under house arrest
 by Sebastien Girard

reviewed by critic and historian Gerry Badger
Gerry Badger, The Photobook Review, Issue 1, p.26
published by Aperture in November 2011

Under House Arrest is the third in an ongoing series of self published books by the Toulouse-based photographer Sébastien Girard. 

The first, Nothing But Home, dealt with the remodeling of his house. The second, Desperate Cars, examined cars in his neighborhood that had been slightly damaged in some way. Onecould say they had been “stressed,” because that reflects the anthropomorphic nature of much of Girard’s imagery.

Now Girard has turned his attention to the fences and hedges that protect properties. French property-owners value their privacy, thus life in France is often conducted behind walls, fences, doors, and gates (just think of Eugène Atget). In the suburbs, the fence is combined with thick walls of greenery to keep out prying eyes. But Girard regards the hedges(nature) as being fenced in, imprisoned by man (culture), and in his anthropomorphic way sees them as yearning for escape.These must be among photography’s most uneasy plants. They are fierce-looking, certainly, as befits their function, like caged animals straining to escape, reaching out through thebars of their confinement. Like the “desperate” cars he photographed, Girard somehow manages to elicit our sympathy forthis greenery.

In all three of his books, Girard demonstrates the power of and a fascination with the forensic close-up. I use the term“forensic,” because he utilizes unremitting flash lighting to create the impassive look of a true documentary image, the aesthetic seen in crime or scientific photography, where the photograph is an evidential document of something that has  happened. An experiment. A crime. A natural phenomenon. What has actually happened in Girard’s imagery ? Nothing, though we are familiar enough with crime photography forthese photographs to suggest strongly that something—probablysomething not very nice—has taken place. But Girard is clever and these pictures are not as harshly forensic as they look, in part the result of the design and sequence of Under House Arrest. The imagery is not quite typological, yet the small differences, between the hedges and also the fences, are important. It’s amazing how these superficial differences helpto create not only a narrative flow, but also a sense of characte rand psychological nuance. Indeed, the whole series demonstratesthe expressive potential of moving in close. Sébastien Girard has taken great pains to signal that this is a coordinated series of books. Each is the same size and superbly printed, the designs are similar, although not absolutely identical, and a colored, diagonal pattern runs down each spine, a different color for each volume, as well as for both the ordinary and deluxe editions.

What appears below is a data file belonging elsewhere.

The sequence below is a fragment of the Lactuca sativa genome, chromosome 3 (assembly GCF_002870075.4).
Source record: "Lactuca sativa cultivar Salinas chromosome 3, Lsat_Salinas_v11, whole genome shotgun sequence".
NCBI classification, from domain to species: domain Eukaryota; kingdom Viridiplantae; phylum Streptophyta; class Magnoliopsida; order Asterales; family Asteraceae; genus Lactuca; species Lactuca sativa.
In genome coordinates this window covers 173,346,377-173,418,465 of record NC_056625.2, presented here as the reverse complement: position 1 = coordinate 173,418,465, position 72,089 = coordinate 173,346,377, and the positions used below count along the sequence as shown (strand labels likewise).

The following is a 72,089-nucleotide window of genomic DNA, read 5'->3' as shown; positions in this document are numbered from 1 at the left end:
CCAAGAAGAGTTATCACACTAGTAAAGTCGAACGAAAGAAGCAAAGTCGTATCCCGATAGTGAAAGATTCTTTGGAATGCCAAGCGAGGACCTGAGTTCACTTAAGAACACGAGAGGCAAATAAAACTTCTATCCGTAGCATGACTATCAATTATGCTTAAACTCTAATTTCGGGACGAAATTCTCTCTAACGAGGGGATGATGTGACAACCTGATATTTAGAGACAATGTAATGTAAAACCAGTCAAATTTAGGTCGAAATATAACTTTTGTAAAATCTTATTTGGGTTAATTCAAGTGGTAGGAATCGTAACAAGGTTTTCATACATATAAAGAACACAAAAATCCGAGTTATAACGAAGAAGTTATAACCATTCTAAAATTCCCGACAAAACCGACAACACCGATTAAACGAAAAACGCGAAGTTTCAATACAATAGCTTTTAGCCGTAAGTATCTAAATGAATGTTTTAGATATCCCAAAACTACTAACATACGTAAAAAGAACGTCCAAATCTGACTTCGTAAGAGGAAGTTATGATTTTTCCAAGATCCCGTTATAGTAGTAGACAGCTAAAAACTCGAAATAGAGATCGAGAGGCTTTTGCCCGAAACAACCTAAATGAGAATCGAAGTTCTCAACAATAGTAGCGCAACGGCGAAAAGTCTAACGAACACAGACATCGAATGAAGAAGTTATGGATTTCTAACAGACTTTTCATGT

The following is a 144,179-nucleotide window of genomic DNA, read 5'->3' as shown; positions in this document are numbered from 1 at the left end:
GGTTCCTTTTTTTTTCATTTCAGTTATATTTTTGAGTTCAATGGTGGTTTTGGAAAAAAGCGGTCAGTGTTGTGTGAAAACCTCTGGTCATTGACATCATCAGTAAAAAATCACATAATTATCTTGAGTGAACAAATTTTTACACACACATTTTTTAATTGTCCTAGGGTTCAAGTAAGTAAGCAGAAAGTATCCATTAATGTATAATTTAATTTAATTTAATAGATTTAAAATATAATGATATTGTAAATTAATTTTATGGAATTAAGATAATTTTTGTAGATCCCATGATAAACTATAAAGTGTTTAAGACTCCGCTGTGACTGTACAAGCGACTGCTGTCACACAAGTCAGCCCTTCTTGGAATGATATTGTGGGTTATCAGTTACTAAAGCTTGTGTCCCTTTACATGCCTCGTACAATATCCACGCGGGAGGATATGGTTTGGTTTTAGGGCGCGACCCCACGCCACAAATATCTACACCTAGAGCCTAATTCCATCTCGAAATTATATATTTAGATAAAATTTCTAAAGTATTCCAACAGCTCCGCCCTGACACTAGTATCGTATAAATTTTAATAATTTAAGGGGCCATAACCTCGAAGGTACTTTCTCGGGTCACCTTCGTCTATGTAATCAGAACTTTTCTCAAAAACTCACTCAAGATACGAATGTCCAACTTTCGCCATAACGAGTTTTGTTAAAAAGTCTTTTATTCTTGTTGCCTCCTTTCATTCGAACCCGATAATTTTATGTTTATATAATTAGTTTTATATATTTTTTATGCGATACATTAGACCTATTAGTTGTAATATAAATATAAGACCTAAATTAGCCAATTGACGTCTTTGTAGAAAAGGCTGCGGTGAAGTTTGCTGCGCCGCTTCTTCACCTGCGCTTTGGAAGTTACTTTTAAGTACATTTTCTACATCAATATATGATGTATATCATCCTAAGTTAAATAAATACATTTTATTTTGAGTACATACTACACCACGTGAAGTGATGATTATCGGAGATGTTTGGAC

Photobook lovers will want this series to grace their bookshelves, and these color-coded books will stand out on them, although the high quality of Girard’s work would surely ensure that in any case.


GERRY BADGER, a photography critic for nearly thirty years, is himself a photographer, as well as an architect and curator. He has written for dozens of periodicals and his previous books include The Photobook: A History, Volumes I and II, coauthored with Martin Parr, and The Pleasures of Good Photographs (Aperture, 2010).